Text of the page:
And this brings up a deeper level of understanding of suffering and compassion: the experience of stress arises, and yet it’s not right to say that there is a self who experiences that suffering, although it’s also incorrect to say that there’s no self to experience that suffering!

Because the human brain is not a unified entity, the human mind is not a unified entity, and so there is no unified “self” to experience suffering. Suffering is experienced. That’s all. Who experiences the suffering? Well, as soon as we ask that question we have assumed that there is a “who” doing the experiencing. And the Buddha was encouraging us to drop that assumption: “Both formerly and now, it is only suffering that I describe, and the cessation of suffering.”

The Buddha also made a very interesting statement in talking about how he, as an enlightened being, didn’t think in terms of there being a thing that is experienced or a person who does the experiencing:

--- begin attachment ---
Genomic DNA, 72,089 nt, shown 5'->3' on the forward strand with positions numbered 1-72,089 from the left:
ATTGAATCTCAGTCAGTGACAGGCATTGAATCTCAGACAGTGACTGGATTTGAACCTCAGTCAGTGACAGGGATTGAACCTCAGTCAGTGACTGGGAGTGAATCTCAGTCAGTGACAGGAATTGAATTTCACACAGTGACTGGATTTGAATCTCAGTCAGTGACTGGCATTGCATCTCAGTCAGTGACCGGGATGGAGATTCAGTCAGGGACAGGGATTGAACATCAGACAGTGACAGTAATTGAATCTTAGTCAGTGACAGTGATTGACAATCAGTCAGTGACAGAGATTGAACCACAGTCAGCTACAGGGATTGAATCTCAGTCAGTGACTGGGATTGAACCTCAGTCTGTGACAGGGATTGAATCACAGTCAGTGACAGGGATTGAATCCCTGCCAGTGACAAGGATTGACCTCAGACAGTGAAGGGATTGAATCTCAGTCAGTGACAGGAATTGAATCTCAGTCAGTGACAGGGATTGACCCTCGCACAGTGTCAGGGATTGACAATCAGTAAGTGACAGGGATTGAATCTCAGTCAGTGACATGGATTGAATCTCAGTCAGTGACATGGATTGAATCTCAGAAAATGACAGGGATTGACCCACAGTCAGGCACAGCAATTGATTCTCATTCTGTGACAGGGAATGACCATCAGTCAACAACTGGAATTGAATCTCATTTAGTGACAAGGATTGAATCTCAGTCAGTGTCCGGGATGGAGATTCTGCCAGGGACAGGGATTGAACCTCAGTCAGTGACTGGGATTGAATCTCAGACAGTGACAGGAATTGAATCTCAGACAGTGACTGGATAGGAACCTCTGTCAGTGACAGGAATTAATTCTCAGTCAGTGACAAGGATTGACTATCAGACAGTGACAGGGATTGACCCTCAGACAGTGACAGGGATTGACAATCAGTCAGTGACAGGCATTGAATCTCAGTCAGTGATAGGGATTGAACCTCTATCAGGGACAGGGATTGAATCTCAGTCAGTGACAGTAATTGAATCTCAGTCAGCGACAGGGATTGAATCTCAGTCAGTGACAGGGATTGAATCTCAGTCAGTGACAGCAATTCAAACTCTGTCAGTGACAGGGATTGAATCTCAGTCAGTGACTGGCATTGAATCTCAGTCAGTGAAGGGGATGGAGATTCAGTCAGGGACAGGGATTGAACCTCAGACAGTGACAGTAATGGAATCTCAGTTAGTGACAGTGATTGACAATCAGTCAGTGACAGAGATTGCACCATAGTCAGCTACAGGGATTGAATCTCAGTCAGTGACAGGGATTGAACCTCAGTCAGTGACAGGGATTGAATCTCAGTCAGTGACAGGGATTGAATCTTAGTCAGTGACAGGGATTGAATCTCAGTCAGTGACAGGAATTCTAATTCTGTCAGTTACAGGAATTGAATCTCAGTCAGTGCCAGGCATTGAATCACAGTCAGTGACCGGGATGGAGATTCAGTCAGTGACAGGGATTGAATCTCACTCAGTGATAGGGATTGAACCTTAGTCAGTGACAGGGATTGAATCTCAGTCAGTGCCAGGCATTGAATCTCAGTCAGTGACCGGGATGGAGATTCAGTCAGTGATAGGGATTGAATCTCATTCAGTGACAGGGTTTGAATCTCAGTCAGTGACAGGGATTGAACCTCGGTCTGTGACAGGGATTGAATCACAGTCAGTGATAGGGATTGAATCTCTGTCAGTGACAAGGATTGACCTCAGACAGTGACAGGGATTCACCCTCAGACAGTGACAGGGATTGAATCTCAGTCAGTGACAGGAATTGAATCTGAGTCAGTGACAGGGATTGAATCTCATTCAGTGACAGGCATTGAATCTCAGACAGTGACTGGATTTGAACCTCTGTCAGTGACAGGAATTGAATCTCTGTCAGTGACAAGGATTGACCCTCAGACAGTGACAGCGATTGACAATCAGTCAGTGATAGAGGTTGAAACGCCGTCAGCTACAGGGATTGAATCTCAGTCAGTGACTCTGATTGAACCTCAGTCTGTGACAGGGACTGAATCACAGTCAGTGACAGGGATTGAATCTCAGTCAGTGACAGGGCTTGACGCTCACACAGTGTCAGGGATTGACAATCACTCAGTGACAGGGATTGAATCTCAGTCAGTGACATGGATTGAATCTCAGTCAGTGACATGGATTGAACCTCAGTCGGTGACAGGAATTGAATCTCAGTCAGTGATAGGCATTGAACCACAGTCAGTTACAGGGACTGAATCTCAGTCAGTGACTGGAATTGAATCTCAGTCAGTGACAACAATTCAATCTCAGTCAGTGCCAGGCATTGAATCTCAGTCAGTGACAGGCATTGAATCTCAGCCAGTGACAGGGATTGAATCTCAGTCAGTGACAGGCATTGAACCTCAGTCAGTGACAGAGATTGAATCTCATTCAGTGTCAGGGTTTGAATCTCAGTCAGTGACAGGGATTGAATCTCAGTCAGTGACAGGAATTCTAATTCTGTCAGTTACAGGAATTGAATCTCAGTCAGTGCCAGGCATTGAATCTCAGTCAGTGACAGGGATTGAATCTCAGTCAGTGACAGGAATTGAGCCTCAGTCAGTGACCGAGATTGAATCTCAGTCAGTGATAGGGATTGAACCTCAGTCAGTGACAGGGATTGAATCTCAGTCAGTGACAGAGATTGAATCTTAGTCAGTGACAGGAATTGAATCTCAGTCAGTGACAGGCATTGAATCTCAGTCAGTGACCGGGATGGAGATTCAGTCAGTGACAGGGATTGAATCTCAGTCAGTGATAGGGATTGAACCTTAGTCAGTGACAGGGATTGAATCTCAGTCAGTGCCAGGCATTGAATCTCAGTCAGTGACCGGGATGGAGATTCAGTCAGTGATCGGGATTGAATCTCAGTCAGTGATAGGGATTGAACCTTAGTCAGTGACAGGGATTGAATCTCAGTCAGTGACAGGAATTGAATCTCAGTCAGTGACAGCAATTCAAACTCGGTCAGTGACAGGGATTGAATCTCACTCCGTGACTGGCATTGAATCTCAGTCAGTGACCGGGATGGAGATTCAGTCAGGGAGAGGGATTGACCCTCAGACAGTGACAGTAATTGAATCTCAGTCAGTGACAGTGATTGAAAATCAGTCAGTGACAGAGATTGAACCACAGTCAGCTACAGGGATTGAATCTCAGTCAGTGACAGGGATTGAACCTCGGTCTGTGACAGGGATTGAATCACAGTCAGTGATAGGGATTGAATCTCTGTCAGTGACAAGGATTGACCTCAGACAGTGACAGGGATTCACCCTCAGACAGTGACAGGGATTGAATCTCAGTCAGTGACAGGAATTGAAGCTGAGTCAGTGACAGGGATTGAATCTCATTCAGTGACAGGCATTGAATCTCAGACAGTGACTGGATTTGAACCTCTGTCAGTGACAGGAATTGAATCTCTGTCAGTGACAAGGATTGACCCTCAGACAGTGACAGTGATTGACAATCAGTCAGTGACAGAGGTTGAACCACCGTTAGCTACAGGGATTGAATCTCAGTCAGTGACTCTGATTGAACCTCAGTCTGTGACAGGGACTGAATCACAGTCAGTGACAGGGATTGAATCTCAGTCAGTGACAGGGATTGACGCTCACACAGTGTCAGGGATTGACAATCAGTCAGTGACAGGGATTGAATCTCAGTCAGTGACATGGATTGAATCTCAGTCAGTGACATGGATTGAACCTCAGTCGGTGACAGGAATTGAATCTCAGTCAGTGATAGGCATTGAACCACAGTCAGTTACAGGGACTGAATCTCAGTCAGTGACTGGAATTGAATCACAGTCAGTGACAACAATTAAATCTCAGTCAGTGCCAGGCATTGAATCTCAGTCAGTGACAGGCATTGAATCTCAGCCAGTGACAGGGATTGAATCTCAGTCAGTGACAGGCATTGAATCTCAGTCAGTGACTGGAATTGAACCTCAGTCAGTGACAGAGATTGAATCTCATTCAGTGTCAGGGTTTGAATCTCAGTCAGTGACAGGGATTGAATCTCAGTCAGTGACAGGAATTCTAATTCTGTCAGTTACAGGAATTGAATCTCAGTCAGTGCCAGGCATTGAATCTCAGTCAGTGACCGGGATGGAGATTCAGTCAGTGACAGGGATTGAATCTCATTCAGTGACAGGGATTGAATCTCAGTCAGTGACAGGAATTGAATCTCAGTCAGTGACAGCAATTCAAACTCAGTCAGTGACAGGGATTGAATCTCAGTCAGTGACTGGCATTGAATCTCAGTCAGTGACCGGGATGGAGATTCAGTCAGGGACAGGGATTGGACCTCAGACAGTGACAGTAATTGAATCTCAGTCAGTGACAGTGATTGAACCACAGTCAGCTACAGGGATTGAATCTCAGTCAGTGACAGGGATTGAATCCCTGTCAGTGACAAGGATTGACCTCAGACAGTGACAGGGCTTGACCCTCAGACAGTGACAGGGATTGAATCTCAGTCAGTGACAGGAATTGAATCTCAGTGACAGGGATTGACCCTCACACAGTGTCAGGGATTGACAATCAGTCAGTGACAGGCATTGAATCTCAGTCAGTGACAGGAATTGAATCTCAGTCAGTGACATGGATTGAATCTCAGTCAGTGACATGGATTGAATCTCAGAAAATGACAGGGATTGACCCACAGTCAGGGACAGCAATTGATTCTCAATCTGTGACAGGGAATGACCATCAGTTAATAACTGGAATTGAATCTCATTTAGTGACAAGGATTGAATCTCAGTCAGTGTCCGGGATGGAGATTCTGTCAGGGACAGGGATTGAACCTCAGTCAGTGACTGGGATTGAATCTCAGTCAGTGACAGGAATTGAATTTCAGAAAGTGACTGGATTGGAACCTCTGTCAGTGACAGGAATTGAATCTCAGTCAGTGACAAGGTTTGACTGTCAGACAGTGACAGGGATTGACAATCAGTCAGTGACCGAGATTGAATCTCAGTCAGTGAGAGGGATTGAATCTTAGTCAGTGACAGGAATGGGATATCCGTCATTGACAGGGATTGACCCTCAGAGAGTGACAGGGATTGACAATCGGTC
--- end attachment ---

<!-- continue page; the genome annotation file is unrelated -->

When cognizing what is to be cognized, he doesn’t construe a [thing that is] cognized … He doesn’t construe a cognizer.

So if we apply that to suffering, then there is an experiencing of suffering, but we should drop the notion that “I” am suffering. There’s just the experiencing, with no thought of “a self.” And in responding to suffering, there’s similarly a response, without any assumption that there is a self to do any responding, or other selves to respond to. There’s simply a perception of suffering, and a spontaneous response of compassion. Now it doesn’t matter whether this suffering is experienced “internally” or whether it’s experienced “externally.” There’s just this perception of suffering, and the spontaneous response of compassion.